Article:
Natalee Howell did not want to meet David Snider.
For two weeks they chatted by phone, calling during work and school, talking at night until one or the other nodded off to sleep.
Howell hoped it would continue like that. She had signed up for the dating site Interracial Dating Central after reading an article about it in September 2009. Though she was new to online dating and had never been in an interracial relationship, she was flattered by the attention from guys who wanted to get to know her.
The night Snider first contacted Howell, she was engaged in two or three instant message conversations with other men. After glimpsing a tiny profile picture of her, Snider decided that Howell “looked like all I could ever ask for in a woman” and began asking questions that would elicit more than a one- or two-word answer.
“Tell me who you are,” he wrote to her. “What do you think about?”
Before long, she stopped chatting with other men and focused on Snider. Eventually, he persuaded her to call him. The two discovered that they’d both moved to the District from other countries at age 5 — Howell came from Jamaica; Snider was born in England. Both had daughters from previous relationships who were named after flowers. Howell’s daughter, Jazmyne, was 14; Snider’s girl, Violet, was 4.
The conversations grew longer and more intimate by the day. Snider, a video producer, pulled out every story he could remember to prompt Howell’s gushing laughter. “He was stimulating my brain. I thought he was so sweet, caring,” she says. “And he was honest, like saying, ‘I’m looking for someone.’ He wasn’t playing any games.’ ”
“I fell in love with her talking to her over the phone,” he says. But when Snider pushed for a date, Howell balked. She was wary of the dangers of online dating and, more than that, she worried it would ruin everything. “Because when you meet someone, then you see little flaws,” says Howell, who served in the Air Force and is studying computer science at the University of the District of Columbia.
When Snider half-jokingly suggested that stand across the street and wave at each other, she agreed to a meeting. Nervous about what her Petworth neighbors would think about her going out with a white man, she asked Snider to pick her up around the corner from her building. At his apartment in Alexandria, she was so anxious she couldn’t eat. But when he kissed her, it became clear that the chemistry they felt over the phone translated in person.
“I went from being shy to being scared to being comfortable and at ease,” says Howell, now 34. “In my mind, I already felt like I loved him.”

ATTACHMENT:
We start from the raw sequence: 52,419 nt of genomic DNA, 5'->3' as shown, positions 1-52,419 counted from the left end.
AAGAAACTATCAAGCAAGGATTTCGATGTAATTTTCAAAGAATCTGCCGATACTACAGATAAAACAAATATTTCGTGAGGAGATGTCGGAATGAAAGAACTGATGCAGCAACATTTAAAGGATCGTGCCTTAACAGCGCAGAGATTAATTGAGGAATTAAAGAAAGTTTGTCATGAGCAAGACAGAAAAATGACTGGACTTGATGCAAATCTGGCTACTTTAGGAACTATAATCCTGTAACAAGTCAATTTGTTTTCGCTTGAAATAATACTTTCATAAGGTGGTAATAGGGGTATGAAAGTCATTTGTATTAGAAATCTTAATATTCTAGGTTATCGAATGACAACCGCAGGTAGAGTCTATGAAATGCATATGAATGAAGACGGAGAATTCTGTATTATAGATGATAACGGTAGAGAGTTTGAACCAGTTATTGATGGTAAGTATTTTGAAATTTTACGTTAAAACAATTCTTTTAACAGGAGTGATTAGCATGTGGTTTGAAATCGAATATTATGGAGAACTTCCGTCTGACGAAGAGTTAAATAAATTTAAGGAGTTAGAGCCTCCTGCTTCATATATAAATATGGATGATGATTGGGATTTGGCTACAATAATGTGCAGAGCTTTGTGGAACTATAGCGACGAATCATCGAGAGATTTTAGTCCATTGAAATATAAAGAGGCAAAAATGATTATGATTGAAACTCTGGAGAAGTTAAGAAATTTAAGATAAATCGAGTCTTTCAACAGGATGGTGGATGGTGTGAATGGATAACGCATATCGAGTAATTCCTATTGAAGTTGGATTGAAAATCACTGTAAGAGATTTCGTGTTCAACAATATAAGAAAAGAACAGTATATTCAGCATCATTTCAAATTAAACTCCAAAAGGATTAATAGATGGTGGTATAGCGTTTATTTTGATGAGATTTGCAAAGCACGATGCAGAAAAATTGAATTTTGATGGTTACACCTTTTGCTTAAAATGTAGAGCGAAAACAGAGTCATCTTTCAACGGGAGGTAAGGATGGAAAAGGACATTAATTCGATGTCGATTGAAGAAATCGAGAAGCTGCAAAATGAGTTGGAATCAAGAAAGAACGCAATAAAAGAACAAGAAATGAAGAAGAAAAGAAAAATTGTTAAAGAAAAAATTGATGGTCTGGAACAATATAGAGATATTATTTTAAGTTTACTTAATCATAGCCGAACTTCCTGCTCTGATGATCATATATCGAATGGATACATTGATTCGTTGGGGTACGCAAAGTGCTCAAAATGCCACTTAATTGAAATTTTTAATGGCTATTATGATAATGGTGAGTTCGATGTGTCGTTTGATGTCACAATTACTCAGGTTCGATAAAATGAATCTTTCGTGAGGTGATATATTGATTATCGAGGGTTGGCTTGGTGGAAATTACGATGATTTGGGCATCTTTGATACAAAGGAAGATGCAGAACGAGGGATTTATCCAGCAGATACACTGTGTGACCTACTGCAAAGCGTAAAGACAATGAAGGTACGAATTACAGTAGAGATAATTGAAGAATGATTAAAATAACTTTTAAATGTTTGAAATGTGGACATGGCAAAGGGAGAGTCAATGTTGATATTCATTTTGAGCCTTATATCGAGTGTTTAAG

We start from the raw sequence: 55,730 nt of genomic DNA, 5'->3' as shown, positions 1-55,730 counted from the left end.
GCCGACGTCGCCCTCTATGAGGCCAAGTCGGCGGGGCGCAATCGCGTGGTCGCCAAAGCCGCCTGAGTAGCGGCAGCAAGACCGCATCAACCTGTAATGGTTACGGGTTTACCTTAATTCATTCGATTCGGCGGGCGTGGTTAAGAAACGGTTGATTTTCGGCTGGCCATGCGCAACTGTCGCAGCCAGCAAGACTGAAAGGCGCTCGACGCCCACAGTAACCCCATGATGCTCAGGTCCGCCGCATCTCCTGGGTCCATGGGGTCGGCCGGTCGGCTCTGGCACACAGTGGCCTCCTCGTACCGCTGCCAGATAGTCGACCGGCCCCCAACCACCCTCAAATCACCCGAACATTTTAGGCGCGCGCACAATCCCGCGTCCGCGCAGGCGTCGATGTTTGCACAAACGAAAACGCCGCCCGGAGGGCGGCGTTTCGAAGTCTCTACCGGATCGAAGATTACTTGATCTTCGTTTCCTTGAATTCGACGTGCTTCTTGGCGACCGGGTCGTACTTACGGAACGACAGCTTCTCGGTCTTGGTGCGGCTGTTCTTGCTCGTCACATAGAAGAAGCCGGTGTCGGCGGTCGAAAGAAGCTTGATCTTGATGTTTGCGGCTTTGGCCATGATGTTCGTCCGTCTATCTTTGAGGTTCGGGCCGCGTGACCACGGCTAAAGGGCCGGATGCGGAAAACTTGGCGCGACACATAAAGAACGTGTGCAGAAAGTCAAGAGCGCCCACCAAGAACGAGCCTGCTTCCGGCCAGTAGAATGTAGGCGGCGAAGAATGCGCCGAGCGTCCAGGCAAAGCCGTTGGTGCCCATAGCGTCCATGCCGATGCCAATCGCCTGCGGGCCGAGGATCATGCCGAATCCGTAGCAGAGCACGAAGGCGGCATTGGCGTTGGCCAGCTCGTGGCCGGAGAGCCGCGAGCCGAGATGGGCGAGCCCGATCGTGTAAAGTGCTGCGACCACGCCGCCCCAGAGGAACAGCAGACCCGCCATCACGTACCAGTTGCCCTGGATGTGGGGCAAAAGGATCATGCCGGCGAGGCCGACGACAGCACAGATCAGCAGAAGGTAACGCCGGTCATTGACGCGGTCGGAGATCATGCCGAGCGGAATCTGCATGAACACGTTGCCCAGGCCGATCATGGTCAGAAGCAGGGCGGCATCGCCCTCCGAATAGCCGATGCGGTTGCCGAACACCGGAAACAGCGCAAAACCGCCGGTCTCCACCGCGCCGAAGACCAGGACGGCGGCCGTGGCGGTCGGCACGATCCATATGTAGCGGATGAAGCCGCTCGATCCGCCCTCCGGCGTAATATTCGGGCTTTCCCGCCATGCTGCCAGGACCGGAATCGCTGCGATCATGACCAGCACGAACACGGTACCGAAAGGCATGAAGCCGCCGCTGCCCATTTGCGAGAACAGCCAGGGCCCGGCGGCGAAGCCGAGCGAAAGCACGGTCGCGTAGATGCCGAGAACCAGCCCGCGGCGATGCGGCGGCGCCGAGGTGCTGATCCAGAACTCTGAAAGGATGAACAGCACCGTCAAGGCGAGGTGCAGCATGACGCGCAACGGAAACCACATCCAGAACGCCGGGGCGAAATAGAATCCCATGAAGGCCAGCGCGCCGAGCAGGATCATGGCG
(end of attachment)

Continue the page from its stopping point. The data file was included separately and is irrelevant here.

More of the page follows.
They began seeing each other regularly. She was captivated by his wit and transparency; he adored her dynamic self-possession and generosity with others. When Howell expressed concern about their racial difference to her family members, they told her not to worry. Neighbors in her apartment building were soon teasing her about the time she tried to hide Snider from them.
Snider, now 40, almost immediately felt he had found the woman he’d been looking for. “The wheels fell off when I met Natalee. It was all-consuming,” he says. “I had a feeling that my desire for her and my involvement with her could not be challenged. I couldn’t be dragged away.”
So he was devastated when she called things off the following spring. Howell found out that Snider had shared private information about Howell’s personal life with his daughter’s mother, whom he considers a close friend. Howell felt it was a breach of trust and told him they needed time apart. But after three weeks, Howell’s mother found out about the separation, told her daughter it was “so stupid” and picked up the phone to call Snider.
After talking to him, she persuaded Howell to do the same, and the two quickly reconciled.
“Real compatibility is an invisible puzzle,” Snider says. “But that means we can have difference and conflicts, and maybe even an argument or debate, and be like, ‘Okay, so I still love you. Because I’m obsessed with you, and I can’t imagine my life without you.’ ”
In July 2010, they looked at rings. After he picked up the chosen one from the jeweler, Snider asked Jazmyne to hold the video recorder while he proposed to her mom.
On Sept. 9, the two married at the Ritz-Carlton in Georgetown. Throughout the ceremony, Jazmyne kept her hands on Violet’s shoulders, like a protective older sister.
“Peace is the result of love,” said the couple’s officiant, Colman McCarthy (a former Washington Post columnist). “And if love were easy, we’d always be good at it.”
Snider said things didn’t need to be easy, they just needed to endure. “You’re the one woman I want to spend the rest of my life with,” he told Howell in his vows. “You’ll never get rid of me.”